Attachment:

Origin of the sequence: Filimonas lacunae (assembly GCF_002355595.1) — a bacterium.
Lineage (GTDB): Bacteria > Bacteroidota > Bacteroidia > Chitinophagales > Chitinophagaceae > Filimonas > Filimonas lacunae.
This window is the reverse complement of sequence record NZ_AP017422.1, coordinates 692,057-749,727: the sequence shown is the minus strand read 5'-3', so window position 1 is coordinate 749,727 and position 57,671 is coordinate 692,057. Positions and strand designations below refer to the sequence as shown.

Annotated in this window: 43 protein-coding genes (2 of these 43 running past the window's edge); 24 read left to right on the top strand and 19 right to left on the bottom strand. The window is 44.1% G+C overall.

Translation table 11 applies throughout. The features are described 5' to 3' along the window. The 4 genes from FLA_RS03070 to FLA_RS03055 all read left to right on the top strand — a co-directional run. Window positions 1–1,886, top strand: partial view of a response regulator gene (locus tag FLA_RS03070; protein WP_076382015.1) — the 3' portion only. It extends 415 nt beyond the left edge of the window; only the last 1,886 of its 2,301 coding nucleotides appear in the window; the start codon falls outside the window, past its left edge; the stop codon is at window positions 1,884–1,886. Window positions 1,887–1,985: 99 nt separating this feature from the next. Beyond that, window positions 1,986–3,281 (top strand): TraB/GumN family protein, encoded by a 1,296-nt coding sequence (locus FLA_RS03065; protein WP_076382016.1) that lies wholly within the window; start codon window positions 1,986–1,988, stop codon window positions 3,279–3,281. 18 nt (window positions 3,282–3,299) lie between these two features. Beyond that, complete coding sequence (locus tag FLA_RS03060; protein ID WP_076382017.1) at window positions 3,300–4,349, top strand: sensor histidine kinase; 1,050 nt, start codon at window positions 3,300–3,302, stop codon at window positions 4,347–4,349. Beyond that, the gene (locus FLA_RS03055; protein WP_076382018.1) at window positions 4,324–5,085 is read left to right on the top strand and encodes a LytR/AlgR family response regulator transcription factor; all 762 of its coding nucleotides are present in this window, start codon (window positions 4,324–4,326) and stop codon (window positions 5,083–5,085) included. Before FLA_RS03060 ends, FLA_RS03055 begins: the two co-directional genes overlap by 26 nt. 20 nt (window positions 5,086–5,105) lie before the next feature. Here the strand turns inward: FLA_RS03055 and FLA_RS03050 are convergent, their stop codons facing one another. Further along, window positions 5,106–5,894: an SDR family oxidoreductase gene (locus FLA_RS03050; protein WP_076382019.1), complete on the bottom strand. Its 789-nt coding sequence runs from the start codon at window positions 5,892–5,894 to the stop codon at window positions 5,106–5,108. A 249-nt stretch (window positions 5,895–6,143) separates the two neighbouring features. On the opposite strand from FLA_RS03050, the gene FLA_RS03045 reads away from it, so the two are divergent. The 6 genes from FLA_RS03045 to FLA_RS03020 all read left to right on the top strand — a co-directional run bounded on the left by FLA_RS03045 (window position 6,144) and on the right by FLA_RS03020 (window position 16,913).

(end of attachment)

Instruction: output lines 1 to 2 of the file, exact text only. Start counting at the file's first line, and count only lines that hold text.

Origin of the sequence: Filimonas lacunae (assembly GCF_002355595.1) — a bacterium.
Lineage (GTDB): Bacteria > Bacteroidota > Bacteroidia > Chitinophagales > Chitinophagaceae > Filimonas > Filimonas lacunae.